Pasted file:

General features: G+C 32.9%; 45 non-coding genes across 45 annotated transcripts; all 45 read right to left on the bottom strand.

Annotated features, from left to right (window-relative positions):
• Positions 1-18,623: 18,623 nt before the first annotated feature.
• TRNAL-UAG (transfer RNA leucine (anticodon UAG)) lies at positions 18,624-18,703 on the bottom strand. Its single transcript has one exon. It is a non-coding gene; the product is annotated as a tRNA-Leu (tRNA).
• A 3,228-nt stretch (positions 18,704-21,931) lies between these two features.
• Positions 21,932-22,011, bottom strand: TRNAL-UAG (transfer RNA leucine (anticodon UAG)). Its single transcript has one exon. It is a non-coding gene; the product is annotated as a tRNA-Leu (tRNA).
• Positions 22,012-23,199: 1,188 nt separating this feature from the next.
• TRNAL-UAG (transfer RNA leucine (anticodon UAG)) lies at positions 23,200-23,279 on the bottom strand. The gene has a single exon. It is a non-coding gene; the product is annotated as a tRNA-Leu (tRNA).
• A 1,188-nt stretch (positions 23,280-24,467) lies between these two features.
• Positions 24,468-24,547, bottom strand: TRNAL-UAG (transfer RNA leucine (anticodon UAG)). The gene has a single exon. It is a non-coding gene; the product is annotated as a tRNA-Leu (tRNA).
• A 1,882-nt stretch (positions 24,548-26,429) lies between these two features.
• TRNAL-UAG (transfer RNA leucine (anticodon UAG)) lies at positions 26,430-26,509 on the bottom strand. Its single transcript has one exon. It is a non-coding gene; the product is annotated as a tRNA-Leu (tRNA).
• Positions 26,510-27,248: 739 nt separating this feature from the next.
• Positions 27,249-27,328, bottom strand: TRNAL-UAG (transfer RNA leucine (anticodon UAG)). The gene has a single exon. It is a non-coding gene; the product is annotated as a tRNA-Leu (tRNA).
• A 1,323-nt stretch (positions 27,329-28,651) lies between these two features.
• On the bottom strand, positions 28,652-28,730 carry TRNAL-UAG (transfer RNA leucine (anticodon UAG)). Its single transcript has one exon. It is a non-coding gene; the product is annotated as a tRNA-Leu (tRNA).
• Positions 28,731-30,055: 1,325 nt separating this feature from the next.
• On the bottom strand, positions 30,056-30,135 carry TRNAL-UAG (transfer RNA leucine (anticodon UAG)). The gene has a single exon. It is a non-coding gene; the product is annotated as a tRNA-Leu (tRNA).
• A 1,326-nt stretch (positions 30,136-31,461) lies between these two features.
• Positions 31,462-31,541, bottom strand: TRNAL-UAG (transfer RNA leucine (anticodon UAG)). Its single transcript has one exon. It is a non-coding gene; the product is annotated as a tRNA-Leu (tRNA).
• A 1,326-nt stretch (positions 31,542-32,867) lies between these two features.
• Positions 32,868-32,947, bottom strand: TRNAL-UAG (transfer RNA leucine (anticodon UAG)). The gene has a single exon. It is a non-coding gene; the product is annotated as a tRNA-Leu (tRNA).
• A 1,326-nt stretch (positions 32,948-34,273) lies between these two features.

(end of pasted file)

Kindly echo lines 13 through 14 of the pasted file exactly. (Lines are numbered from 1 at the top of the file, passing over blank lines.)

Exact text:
• Positions 26,510-27,248: 739 nt separating this feature from the next.
• Positions 27,249-27,328, bottom strand: TRNAL-UAG (transfer RNA leucine (anticodon UAG)). The gene has a single exon. It is a non-coding gene; the product is annotated as a tRNA-Leu (tRNA).